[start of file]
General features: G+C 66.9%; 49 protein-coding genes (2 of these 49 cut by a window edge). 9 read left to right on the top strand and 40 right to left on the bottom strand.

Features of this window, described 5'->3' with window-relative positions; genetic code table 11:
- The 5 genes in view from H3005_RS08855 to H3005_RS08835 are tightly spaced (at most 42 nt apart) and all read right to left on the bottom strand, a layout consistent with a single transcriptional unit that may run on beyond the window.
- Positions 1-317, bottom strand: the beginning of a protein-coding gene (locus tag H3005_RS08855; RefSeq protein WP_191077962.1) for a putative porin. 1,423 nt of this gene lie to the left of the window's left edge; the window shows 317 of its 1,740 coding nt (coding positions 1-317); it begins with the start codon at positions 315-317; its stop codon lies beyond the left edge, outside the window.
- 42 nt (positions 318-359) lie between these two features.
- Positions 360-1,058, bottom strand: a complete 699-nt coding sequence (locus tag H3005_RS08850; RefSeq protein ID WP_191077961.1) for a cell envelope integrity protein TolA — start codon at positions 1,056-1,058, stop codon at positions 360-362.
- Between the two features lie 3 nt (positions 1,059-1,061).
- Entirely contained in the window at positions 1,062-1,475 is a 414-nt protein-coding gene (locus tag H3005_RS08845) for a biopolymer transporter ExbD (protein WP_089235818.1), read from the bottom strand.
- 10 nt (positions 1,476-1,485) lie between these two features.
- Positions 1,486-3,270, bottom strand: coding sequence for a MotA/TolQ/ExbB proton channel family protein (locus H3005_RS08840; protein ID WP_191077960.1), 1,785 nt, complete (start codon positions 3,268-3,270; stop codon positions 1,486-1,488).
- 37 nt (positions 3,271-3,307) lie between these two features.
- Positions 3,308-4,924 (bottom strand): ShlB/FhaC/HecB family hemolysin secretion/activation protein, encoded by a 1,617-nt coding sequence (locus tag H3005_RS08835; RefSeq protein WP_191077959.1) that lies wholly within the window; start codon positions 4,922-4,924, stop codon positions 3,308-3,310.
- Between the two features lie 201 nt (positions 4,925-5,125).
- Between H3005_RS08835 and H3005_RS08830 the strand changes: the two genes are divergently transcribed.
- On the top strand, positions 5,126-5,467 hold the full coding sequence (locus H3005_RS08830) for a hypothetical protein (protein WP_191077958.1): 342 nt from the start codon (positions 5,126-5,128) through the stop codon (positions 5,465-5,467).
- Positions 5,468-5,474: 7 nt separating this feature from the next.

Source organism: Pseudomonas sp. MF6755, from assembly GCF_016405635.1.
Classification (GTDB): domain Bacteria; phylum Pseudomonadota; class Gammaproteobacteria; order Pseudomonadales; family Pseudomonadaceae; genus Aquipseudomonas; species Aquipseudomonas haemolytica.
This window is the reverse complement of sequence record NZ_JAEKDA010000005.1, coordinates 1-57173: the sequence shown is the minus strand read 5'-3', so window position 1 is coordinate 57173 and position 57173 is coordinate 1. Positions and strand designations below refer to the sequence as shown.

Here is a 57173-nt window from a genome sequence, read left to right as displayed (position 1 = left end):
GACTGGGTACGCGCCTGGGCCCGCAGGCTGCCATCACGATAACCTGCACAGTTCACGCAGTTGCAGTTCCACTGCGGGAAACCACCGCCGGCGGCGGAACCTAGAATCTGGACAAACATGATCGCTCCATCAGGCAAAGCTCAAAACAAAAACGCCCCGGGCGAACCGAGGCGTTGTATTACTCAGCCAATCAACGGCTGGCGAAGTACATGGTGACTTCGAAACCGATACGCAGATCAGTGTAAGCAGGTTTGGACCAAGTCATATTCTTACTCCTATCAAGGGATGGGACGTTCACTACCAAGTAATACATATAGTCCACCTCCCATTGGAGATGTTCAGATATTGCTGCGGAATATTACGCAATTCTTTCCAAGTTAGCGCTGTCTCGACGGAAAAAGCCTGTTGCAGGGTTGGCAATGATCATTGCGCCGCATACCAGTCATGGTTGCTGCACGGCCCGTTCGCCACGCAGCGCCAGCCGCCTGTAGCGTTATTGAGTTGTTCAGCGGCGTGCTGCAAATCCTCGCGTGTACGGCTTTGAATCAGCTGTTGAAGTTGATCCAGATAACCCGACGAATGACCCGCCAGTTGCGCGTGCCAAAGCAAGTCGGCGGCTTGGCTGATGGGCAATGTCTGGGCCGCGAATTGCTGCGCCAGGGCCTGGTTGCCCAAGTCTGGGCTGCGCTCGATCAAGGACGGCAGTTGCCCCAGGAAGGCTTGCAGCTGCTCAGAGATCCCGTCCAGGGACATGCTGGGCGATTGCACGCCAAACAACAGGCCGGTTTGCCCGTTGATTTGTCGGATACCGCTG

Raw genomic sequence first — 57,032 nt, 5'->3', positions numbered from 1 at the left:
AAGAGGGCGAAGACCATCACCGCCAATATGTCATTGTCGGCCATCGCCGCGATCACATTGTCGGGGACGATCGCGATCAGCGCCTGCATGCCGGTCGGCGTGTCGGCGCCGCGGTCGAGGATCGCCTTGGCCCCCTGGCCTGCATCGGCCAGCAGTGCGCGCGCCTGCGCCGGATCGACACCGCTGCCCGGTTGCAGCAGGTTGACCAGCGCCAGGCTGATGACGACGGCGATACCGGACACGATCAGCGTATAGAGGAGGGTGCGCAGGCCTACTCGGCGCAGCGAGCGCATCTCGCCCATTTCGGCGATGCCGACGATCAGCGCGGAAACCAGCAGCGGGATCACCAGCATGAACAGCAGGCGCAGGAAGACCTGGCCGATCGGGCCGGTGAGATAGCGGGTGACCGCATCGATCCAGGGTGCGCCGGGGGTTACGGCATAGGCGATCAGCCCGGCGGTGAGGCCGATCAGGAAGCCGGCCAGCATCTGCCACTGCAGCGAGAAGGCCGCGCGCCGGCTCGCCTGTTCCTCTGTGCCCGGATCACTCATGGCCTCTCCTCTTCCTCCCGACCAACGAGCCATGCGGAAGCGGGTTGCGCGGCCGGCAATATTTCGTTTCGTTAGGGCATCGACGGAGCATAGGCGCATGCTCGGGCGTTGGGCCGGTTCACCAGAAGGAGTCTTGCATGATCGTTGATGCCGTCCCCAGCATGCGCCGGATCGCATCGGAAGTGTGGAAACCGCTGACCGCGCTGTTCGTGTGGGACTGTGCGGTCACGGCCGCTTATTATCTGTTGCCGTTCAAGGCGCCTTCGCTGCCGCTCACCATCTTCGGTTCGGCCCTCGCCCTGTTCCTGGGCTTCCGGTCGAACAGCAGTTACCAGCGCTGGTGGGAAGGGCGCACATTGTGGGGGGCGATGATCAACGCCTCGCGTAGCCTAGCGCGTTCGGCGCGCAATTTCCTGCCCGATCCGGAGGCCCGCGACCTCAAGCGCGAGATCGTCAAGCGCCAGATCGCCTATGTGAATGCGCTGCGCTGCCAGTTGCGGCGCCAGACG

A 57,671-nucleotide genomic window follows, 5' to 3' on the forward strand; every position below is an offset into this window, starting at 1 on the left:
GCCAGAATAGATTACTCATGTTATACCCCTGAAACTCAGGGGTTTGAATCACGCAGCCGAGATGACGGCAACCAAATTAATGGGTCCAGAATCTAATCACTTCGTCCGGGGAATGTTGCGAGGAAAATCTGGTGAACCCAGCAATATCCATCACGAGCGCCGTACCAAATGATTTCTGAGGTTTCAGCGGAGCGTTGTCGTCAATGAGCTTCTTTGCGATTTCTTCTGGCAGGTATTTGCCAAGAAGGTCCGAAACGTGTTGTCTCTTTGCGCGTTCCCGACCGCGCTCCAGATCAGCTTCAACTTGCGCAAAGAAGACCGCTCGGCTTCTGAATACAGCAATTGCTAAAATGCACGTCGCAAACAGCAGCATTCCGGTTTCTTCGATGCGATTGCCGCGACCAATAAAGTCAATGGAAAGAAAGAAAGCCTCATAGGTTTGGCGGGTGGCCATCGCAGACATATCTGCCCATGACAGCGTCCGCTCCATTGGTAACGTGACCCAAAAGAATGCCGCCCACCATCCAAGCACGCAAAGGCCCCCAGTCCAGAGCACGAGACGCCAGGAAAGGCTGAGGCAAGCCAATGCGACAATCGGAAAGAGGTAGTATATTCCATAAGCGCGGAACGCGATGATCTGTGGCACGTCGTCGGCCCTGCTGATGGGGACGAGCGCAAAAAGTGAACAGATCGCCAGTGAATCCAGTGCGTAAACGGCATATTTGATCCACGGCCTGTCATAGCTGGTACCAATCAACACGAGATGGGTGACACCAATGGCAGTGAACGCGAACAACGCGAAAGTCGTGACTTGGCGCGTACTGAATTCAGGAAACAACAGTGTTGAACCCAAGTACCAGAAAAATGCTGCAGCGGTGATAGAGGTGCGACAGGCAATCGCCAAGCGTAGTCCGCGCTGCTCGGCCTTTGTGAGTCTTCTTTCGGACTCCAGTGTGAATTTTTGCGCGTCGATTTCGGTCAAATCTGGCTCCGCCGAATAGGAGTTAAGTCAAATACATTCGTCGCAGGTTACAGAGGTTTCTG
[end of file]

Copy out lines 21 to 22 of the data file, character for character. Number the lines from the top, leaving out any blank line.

GACTGGGTACGCGCCTGGGCCCGCAGGCTGCCATCACGATAACCTGCACAGTTCACGCAGTTGCAGTTCCACTGCGGGAAACCACCGCCGGCGGCGGAACCTAGAATCTGGACAAACATGATCGCTCCATCAGGCAAAGCTCAAAACAAAAACGCCCCGGGCGAACCGAGGCGTTGTATTACTCAGCCAATCAACGGCTGGCGAAGTACATGGTGACTTCGAAACCGATACGCAGATCAGTGTAAGCAGGTTTGGACCAAGTCATATTCTTACTCCTATCAAGGGATGGGACGTTCACTACCAAGTAATACATATAGTCCACCTCCCATTGGAGATGTTCAGATATTGCTGCGGAATATTACGCAATTCTTTCCAAGTTAGCGCTGTCTCGACGGAAAAAGCCTGTTGCAGGGTTGGCAATGATCATTGCGCCGCATACCAGTCATGGTTGCTGCACGGCCCGTTCGCCACGCAGCGCCAGCCGCCTGTAGCGTTATTGAGTTGTTCAGCGGCGTGCTGCAAATCCTCGCGTGTACGGCTTTGAATCAGCTGTTGAAGTTGATCCAGATAACCCGACGAATGACCCGCCAGTTGCGCGTGCCAAAGCAAGTCGGCGGCTTGGCTGATGGGCAATGTCTGGGCCGCGAATTGCTGCGCCAGGGCCTGGTTGCCCAAGTCTGGGCTGCGCTCGATCAAGGACGGCAGTTGCCCCAGGAAGGCTTGCAGCTGCTCAGAGATCCCGTCCAGGGACATGCTGGGCGATTGCACGCCAAACAACAGGCCGGTTTGCCCGTTGATTTGTCGGATACCGCTG

Raw genomic sequence first — 57,032 nt, 5'->3', positions numbered from 1 at the left: